Duverney v Dass et Al

JurisdictionTrinidad & Tobago
JudgeWooding, C.J.
Judgment Date12 November 1963
Neutral CitationTT 1963 CA 70
Docket NumberNo. 407 of 1963
CourtCourt of Appeal (Trinidad and Tobago)
Date12 November 1963

Court of Appeal

Wooding C.J, Hyatali, J.A.; Phillips, J.A

No. 407 of 1963

Dass et al

Mr. Karl Hudson Phillips holding for Mr. Selby Wooding for the appellant

Mr. Tajmool Hosein with Mr. S.G. Maharaj for respondent Laurie Cassiram

Respondent Jerry Dass does not appear and unrepresented.

Rent restriction - Recovery of possession — Parting of possession by statutory tenant without landlord's consent — Acceptance of rent — Whether waiver of sub-letting

Facts: One of the respondents Dass who was the tenant of controlled premises parted possession thereof to the other respondent Cassiram, without the consent of the landlord who was the appellant. Appellant protested but received rent nevertheless from Dass. Ejectment proceedings brought by the appellant were rejected on the ground that the acceptance of rent as aforesaid amounted to a “waiver” of the subletting. Appellant appealed

Held: No question of waiver arose since it was not shown that there was any breach of a term of the tenancy agreement. As parting with possession without the consent of the landlord was a statutory ground for ejectment the real question for determination was whether the landlord by the acceptance of rent had impliedly consented to the parting with possession of the premises to Cassiram. The evidence established no such consent as the landlord had not only protested against what Dass had done but made it clear that his receipt of rent did not imply the acceptance of Cassiram as his tenant.

Wooding, C.J.

The appellant is the landlord's agent of the premises No. 155 Coffee Street, San Fernando, of which the respondent Jerry Dass became the tenant in or about the year 1954. The premises comprised a two-storeyed building the upper floor of which was sublet with the knowledge of the appellant. The record does not disclose whether the landlord's consent to this subletting had been previously obtained, but no question turns on this upon this appeal. The bottom floor was used for carrying on the business of a spirit retail shop.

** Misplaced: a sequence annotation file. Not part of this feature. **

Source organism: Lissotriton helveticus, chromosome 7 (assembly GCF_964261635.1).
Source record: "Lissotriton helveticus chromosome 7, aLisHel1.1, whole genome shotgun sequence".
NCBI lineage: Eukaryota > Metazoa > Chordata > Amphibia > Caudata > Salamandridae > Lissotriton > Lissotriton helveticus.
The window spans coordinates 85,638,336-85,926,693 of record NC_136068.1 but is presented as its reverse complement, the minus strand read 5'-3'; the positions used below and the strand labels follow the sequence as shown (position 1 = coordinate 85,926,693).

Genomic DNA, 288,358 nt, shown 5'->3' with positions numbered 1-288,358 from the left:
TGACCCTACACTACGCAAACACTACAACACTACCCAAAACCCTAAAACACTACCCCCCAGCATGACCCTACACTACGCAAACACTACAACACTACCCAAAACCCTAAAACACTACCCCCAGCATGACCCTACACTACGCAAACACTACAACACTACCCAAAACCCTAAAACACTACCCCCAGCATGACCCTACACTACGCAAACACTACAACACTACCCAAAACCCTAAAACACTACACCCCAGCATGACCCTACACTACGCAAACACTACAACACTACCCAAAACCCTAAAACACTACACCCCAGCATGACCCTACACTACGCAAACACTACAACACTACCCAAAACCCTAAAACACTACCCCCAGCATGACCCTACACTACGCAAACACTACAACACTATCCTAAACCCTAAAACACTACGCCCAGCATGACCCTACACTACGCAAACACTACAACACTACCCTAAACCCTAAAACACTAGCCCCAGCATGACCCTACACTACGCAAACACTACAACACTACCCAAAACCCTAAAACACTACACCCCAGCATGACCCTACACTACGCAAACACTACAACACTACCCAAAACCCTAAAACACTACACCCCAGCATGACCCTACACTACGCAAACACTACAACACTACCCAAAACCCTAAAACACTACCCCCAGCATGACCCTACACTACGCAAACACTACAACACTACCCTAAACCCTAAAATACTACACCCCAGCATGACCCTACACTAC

Because he later became embarrassed financially, Dass sold his spirit retailer's business on 30th January, 1958 to the respondent Cassiram. The sale included the whole of the stock-in-trade, goodwill, furniture and fixtures, and it was a term of the agreement that the rent for the premises would continue to be paid in Dass' name “until such time as it would be convenient to have same transferred” to Cassiram's.


The appellant's case was that he was never notified of the intended sale or asked to consent either to a transfer of the tenancy or to any parting with possession of the bottom floor so as to effecutate the agreement. He first became aware about the end of March 1958 of what had occurred because, after seeing the shop closed from 30th January to some time in February, he observed at the end of following month that the shop was being painted and, in reply to his inquiry, Cassiram informed him of his purchase of the business from Dass who, he said, had transferred the tenancy to him. The appellant promptly objected, set out to find Dass and, failing despite repeated attempts, wrote on 10th May 1958 threatening to take steps for his ejectment on the ground that neither he nor his principal had consented to the transfer. After some further correspondence passed between them without the issue being resolved, he posted a notice to Dass, dated 28th June, determining the tenancy on 31st July 1958.


The respondent's case was that before completing their agreement they informed the appellant of their proposals and he consented to the contemplated transfer of the tenancy. Cassiram also alleged that on completing his purchase he secured the appellant's further consent to repair and paint the shop at his own expense, after doing which he commenced business on 7th February 1958. Then, to his astonishment, in March 1958 the appellant approached him saying that his principal, Mrs. Rupert, was giving trouble and would have to be paid for her consent to accept him as tenant. But he refused to entertain the suggestion.


The rent for the entire premises was paid in cash for the months of March, April and May. Each month it was sent by Cassiram but as coming from Dass. Following the correspondence which began with the letter of 10th May, Cassiram sent the appellant a banker's cheque for the rent due for the months of June and July, but the appellant returned it as he refused to recognise Cassiram as his tenant. Thereafter, all rent becoming...

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